Often referred to as Georgian pizza, Khachapuri is one of the Georgians’ favourite dishes. A cheese bread, the word comes from khacho, for cheese curd, and puri, for bread. Its shape varies from region to region within the country. For example, Khachapuri from the Black Sea region, Adjara, has a boat-like shape and is served with a fresh egg in the centre symbolising ‘the sun sunk in the sea.’

It’s such an essential food that the International School of Economics at Tbilisi State University created the Khachapuri Index, an indicator of inflation in different Georgian cities calculated from the cost of a basket containing only the ingredients needed to cook one Khachapuri (flour, cheese, yeast, eggs, milk, and butter), plus energy costs (gas and electricity).

Fast acquiring a reputation for culinary expertise, Georgia is actively emerging as a country with one of the finest gastronomic and table arts of the world.

With the opening of various Georgian restaurants, our cuisine has been put on the map. Back in 2002 and 2003, the Embassy in London arranged an event called ‘Legend of Georgia’, revealing the secrets of Georgian cuisine in specialist wine venue, Vinopolis. Since 2013, ‘Taste Georgia’ has been a successful annual showcase introducing thousands of Londoners to the country’s finest foods, wines and culture. There are also concrete plans between the British-Georgian Chamber of Commerce and the Georgian Wine Club to organise a traditional Georgian supra in London to celebrate Georgian wine and food, which will contribute to raising international awareness of our country. Just as diplomats need to be empowered with new skills, ‘wine diplomacy’ is already part of the training centre’s curriculum at Georgia’s Ministry of Foreign Affairs.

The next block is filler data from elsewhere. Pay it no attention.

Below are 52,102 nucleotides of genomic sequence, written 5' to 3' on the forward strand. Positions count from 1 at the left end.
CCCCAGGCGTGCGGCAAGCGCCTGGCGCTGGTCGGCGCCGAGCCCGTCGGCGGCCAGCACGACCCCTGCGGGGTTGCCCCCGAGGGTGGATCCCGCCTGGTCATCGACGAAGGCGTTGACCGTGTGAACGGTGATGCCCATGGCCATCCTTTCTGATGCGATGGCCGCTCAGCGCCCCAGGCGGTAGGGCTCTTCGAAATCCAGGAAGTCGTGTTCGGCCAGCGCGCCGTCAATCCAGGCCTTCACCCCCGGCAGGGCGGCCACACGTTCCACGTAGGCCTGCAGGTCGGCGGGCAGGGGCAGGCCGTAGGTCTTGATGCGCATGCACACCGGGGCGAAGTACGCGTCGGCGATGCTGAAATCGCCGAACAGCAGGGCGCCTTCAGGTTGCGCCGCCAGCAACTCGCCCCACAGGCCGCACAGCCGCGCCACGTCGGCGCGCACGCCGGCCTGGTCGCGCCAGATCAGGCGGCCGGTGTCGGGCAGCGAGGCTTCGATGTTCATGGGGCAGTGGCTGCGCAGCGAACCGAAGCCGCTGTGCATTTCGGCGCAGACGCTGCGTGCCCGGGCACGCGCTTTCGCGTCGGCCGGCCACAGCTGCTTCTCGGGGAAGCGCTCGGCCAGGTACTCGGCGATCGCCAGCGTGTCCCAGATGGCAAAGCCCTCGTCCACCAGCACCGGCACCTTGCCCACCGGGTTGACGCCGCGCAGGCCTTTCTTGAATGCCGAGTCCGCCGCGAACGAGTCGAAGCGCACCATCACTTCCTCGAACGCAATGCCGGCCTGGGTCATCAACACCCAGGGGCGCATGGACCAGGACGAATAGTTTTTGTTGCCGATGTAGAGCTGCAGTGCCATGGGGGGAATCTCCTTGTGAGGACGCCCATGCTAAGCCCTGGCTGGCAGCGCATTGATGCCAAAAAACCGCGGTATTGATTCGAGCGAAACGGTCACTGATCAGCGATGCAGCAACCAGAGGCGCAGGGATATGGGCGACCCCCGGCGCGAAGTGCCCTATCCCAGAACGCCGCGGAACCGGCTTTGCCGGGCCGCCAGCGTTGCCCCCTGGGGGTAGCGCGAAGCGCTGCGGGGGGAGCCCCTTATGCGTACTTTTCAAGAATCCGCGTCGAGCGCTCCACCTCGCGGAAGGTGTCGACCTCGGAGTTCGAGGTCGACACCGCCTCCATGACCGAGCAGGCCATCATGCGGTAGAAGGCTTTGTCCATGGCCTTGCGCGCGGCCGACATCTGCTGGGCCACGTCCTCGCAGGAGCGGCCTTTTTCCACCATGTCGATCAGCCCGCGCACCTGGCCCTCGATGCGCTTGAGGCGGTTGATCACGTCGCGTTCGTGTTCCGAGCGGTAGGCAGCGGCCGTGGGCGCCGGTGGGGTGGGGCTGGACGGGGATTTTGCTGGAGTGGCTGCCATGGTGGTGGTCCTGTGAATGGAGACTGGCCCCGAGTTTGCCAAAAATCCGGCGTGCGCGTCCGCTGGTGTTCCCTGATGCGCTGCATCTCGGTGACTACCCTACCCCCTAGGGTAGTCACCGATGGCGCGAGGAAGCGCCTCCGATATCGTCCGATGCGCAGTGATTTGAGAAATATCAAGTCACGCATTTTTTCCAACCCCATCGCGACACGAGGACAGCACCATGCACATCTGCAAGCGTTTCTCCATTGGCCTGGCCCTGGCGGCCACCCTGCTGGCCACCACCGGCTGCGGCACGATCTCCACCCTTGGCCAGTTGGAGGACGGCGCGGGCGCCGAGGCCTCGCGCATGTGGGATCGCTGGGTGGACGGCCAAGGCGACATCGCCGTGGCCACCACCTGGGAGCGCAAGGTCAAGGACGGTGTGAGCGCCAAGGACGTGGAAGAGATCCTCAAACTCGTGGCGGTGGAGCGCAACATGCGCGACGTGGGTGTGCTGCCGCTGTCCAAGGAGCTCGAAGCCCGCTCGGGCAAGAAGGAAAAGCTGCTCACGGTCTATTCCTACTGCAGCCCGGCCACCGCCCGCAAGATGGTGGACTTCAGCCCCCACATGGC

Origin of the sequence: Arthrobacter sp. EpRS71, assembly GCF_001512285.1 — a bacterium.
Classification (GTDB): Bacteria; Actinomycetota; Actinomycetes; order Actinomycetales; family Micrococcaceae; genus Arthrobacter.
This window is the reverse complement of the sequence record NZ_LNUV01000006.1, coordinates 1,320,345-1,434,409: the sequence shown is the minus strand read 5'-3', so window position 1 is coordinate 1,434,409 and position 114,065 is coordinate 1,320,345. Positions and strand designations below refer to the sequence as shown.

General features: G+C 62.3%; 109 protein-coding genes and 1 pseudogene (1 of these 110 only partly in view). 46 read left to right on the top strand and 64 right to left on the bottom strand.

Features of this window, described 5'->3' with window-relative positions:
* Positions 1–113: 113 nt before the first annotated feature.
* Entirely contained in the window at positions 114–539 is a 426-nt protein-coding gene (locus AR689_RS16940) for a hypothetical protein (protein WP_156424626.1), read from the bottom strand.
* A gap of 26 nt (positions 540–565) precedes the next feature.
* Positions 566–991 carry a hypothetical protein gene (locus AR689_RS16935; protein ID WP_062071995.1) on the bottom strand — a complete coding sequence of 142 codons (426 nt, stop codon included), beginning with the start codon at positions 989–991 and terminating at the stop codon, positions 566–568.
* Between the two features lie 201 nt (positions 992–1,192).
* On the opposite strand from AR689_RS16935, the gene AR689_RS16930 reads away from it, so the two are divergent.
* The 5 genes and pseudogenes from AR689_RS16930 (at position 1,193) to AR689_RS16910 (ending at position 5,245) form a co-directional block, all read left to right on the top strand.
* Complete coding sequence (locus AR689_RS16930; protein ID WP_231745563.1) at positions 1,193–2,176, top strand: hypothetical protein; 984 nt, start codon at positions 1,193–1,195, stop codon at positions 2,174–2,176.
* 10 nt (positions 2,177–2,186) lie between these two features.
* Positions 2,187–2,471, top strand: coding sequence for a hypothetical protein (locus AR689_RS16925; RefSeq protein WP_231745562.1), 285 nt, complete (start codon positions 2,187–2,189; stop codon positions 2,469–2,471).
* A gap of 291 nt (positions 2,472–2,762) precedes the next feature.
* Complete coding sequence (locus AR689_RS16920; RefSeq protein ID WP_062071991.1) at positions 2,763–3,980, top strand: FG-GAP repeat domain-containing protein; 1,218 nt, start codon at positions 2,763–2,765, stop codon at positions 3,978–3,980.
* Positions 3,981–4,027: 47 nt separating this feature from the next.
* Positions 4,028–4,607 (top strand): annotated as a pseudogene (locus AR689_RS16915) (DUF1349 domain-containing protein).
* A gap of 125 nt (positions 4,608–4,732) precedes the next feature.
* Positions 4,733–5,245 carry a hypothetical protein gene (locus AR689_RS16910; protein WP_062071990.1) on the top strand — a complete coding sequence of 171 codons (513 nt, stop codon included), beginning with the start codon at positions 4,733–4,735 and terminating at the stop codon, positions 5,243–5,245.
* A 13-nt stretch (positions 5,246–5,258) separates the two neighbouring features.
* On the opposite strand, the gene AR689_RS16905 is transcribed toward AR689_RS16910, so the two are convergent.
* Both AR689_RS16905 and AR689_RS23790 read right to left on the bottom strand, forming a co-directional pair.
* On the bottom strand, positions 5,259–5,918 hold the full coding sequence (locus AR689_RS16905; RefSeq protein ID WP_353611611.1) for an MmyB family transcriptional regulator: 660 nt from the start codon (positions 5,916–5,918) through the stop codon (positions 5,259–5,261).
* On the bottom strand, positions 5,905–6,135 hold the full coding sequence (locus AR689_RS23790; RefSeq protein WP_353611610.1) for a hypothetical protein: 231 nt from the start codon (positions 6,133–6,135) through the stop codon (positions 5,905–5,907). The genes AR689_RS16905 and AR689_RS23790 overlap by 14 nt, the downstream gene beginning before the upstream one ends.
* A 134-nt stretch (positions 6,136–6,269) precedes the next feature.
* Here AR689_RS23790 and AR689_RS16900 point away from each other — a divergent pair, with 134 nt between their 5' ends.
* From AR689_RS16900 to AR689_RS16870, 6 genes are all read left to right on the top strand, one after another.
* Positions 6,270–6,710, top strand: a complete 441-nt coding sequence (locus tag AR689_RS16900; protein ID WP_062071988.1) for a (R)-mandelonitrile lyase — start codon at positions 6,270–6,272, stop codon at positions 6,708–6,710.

Furthermore, readers are invited to join one of the Embassy of Georgia in London’s new initiatives, which is a series of Wine Table Talks on Georgian politics, economy and culture, as well as wider regional issues. We believe these meetings will be an excellent opportunity to bring together relevant topics and people in a pleasant, yet business-like environment over exceptional Georgian wine and delicious Khachapuri!